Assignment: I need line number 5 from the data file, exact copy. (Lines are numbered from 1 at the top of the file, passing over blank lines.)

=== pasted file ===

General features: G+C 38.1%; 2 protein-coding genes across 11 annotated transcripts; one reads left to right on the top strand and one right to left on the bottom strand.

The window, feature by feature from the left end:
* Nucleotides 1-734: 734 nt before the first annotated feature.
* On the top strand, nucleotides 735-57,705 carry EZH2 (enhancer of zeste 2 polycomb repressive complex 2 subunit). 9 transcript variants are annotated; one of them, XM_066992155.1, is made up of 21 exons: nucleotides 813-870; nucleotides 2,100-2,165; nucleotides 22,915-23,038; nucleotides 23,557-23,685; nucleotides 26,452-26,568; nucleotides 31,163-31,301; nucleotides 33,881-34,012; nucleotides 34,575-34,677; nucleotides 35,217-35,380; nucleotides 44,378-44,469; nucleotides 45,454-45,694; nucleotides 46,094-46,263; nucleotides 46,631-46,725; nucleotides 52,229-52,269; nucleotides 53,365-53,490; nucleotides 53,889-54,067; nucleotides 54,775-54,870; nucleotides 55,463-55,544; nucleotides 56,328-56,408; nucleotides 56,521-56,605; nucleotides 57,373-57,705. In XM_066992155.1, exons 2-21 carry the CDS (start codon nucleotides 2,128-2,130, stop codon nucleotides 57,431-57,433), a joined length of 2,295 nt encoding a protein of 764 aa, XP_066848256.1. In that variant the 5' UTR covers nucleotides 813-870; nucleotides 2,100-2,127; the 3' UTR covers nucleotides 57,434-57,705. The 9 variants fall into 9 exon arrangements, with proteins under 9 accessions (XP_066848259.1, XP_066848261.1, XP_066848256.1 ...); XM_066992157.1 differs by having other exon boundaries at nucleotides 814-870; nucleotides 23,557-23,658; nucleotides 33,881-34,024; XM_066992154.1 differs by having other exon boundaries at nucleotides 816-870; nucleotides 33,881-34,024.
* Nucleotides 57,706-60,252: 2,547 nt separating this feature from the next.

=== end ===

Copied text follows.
* Nucleotides 57,706-60,252: 2,547 nt separating this feature from the next.